'RuPaul's Drag Race' Finalists on "Racist" Donald Trump, North Carolina Anti-LGBT Laws

"He's racist. So you get to be racist by liking Donald Trump without saying things [that are] overtly racist," says Bob the Drag Queen, as she, Kim Chi and Naomi Smalls stop by THR ahead of Monday's grand finale.

On Monday night, RuPaul's Drag Race will anoint its eighth winner, who'll catwalk out of the finale — taped last week at the Orpheum Theatre in downtown Los Angeles — $100,000 richer.

This time around, however, the title that comes along with that prize money may carry with it just a little more weight than in seasons prior.

One got the sense that the Logo reality show was upping its game simply by the parade of notables who served as guest judges: A-listers from the world of high fashion (Marc Jacobs), comedy and literature (siblings Amy and David Sedaris) and, in RuPaul parlance, "supermodels of the world" (Gigi Hadid and Chanel Iman) showed up to pay homage.

Even before the season began, there were signs that the show had reached a cultural tipping point: Last August, Miley Cyrus invited dozens of former contestants onstage to strut and pose alongside her during an unhinged performance at the MTV Video Music Awards. That set the stage nicely for a season in which furious fan devotion spilled over from a predominantly gay audience into the general population — particularly among straight teen fangirls (and, while loath to admit it, their boyfriends too).

With each new episode, social media erupted with outpourings of support for these glitter-encrusted underdogs. Allegiances were declared to a dozen drag decathletes expected to excel at fashion, hair and makeup design, acting, dancing and comedy (often all at the same time).

But any contest is only as strong as its competitors, and Drag Race's season eight has stumbled into what many are calling the most formidable final three in its history. You want diversity? Two are African-American, the other first generation Korean-American. And their moment could not come at a more politically charged time for LGBT visibility, as North Carolina and the federal government lock horns over transgender rights.

Bob the Drag Queen, 30, is the whip-smart New Yorker, a gay-rights activist less concerned about "fishyness" (drag lingo for passing convincingly as a woman) than in always keeping the audience thinking and giggling. Like a drag queen Oprah, his love is tough, his energy infectious and his wisdom frequently profound. 

Then there is Kim Chi, also 30, a self-described "seven-foot-tall, live-action anime character and high-fashion model." Kim is a savvy artist capable of transforming herself into eye-popping Instagram candy. She's also an endearing klutz on the runway, whose strict Korean upbringing — out of makeup, she admits her own mother does not know about her drag pursuits — has made for some of the most riveting and emotionally authentic moments in Drag Race history.

Like her mentor RuPaul, Kim also has a keen business sense: At the finale, she teased an endorsement with a major cosmetics company.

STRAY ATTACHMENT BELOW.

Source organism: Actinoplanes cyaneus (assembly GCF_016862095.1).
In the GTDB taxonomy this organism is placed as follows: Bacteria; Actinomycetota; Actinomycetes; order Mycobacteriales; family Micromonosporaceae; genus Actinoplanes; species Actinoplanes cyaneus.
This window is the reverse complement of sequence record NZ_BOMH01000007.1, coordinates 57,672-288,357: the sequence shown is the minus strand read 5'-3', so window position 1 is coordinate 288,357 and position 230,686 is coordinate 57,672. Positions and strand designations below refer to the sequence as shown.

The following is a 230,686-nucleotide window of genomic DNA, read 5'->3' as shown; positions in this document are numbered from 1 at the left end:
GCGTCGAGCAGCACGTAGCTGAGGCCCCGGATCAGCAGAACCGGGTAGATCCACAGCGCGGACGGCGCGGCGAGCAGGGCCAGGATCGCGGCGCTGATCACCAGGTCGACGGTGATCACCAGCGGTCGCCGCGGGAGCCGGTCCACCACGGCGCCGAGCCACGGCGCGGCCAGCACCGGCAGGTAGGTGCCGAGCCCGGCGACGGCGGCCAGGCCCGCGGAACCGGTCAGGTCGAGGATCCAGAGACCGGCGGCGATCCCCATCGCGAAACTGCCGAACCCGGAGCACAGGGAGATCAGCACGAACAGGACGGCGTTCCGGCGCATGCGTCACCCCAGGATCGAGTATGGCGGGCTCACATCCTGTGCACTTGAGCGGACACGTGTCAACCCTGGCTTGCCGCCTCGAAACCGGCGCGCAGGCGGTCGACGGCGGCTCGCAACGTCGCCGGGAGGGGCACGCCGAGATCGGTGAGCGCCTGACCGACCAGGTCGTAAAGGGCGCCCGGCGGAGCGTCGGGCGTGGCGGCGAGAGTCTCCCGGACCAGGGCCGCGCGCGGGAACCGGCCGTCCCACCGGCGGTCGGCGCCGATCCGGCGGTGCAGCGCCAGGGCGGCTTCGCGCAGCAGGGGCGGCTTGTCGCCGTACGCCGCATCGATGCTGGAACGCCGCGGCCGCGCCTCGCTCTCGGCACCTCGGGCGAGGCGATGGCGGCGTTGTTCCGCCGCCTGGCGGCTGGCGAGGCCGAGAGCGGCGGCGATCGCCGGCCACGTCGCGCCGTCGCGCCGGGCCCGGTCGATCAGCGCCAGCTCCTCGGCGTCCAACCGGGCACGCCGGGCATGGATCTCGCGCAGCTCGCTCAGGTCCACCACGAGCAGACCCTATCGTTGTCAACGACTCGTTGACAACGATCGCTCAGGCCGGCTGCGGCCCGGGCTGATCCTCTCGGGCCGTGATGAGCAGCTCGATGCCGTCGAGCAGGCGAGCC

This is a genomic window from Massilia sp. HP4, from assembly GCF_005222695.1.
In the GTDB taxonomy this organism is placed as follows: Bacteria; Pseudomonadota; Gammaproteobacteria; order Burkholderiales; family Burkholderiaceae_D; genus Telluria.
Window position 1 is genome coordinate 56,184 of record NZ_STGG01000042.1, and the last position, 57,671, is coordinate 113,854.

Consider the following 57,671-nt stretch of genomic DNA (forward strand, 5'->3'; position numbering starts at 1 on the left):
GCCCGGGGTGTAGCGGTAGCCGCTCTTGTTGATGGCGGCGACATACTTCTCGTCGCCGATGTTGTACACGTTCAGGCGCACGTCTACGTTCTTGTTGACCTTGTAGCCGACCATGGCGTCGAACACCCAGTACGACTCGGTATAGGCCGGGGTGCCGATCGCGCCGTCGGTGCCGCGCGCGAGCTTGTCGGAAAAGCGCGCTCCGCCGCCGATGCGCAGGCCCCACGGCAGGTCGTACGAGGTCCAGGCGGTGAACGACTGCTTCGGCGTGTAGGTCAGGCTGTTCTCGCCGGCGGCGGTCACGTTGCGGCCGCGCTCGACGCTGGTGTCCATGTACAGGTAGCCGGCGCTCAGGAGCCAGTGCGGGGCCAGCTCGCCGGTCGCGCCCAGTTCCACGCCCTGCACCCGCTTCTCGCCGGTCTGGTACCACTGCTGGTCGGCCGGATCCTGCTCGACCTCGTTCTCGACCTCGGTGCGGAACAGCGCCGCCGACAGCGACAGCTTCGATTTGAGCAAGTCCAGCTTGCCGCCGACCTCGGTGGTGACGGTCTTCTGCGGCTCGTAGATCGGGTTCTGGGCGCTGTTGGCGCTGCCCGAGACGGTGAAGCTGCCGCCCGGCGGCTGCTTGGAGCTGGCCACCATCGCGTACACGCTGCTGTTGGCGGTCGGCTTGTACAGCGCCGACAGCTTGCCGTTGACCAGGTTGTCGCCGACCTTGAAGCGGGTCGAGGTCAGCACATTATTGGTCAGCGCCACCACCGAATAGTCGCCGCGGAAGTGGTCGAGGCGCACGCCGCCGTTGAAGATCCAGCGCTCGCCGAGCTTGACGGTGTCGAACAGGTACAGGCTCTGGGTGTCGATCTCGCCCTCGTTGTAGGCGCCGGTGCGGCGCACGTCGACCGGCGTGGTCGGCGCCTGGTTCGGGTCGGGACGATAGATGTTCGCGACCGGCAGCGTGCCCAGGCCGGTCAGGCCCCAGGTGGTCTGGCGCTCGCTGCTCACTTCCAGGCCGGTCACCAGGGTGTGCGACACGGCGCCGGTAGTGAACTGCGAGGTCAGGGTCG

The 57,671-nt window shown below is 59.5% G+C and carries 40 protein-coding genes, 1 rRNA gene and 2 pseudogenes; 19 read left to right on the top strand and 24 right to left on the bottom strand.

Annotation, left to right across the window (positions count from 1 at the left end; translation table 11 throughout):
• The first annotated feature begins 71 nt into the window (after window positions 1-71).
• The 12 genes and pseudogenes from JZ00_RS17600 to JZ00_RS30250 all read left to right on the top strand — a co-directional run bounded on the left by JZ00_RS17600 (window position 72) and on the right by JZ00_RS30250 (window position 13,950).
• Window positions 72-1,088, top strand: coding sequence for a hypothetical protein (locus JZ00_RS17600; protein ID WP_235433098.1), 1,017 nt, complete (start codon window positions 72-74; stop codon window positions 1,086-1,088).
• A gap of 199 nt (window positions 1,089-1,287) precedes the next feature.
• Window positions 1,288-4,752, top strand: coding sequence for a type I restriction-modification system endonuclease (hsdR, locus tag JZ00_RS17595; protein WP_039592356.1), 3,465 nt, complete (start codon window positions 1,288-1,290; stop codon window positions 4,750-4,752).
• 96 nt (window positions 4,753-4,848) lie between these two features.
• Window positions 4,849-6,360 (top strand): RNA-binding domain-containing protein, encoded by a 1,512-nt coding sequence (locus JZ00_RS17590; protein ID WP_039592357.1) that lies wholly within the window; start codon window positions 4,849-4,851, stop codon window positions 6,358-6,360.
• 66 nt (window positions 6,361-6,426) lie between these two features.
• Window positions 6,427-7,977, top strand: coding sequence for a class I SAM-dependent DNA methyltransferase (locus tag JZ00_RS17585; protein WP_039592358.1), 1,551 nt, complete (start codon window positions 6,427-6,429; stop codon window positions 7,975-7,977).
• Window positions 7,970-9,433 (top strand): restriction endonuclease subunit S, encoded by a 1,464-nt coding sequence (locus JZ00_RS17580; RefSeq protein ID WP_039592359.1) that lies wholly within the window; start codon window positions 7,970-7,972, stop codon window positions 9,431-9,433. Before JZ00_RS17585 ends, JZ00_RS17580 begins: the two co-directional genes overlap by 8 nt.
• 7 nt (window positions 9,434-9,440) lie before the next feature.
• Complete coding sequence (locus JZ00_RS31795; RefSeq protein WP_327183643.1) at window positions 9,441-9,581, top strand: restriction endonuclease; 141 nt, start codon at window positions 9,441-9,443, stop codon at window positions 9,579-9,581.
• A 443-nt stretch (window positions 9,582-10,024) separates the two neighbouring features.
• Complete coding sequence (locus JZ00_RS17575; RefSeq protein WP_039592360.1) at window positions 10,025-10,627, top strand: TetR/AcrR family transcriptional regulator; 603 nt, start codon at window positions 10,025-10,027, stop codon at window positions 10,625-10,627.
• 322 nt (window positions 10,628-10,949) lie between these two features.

Finally there is 21-year-old Naomi Smalls, the cub of the group — in age, at least. In body she is closer to a giraffe, standing 6-foot-9 in heels. Smalls, who dazzled Marc Jacobs with her chic design sense and catwalk prowess, blossomed into a self-confident glamazon before America's very eyes. Her fabulousness has been called out by no less than her namesake, Naomi Campbell, on Twitter.

Ahead of tonight's finale, the final three stopped by The Hollywood Reporter to dish on a wide variety of topics. Inevitably, the possibility of a Donald Trump presidency came up. "The first thing I'd do is I'd stay right here in America and deal with it," said Bob without hesitation. "I love how Americans are like, 'I'm just going to get up and move!' That's not how the world works. You don't get to just get up and move to Canada."

"People like Donald Trump because he embodies the things that they have in themselves that they don't want to say," Bob continued. "He's racist. So you get to be racist by liking Donald Trump without saying things [that are] overtly racist. You get to be undercover. 'Ooh, look at me being racist!' Your wife is 1000 percent immigrant. Of course he hates all brown immigrants, all black immigrants. Brown people are scary. I get it," Bob said.

Asked if Trump's popularity caught him off-guard, Bob replied, "No. It's disgusting and I'm not surprised."

Smalls had a word of advice to a young drag queen or transgender youth currently living in North Carolina, where laws have been passed prohibiting individuals from using public restrooms that do not correspond to their biological sex. "Walk with your head held high and if they don't like you then f— 'em! Do you. I'm sorry if they're going through that tough time but there's always other places that have open arms and will accept you," Smalls said.

Kim Chi had a one-word response to North Carolina legislators: "Bollocks." Pressed as to whether she would boycott the state, Kim said, "Not everybody that lives in North Carolina necessarily agrees with the laws — but definitely [boycott] the homies in charge."

Watch Logo tonight at 9 p.m. ET to find out who wins.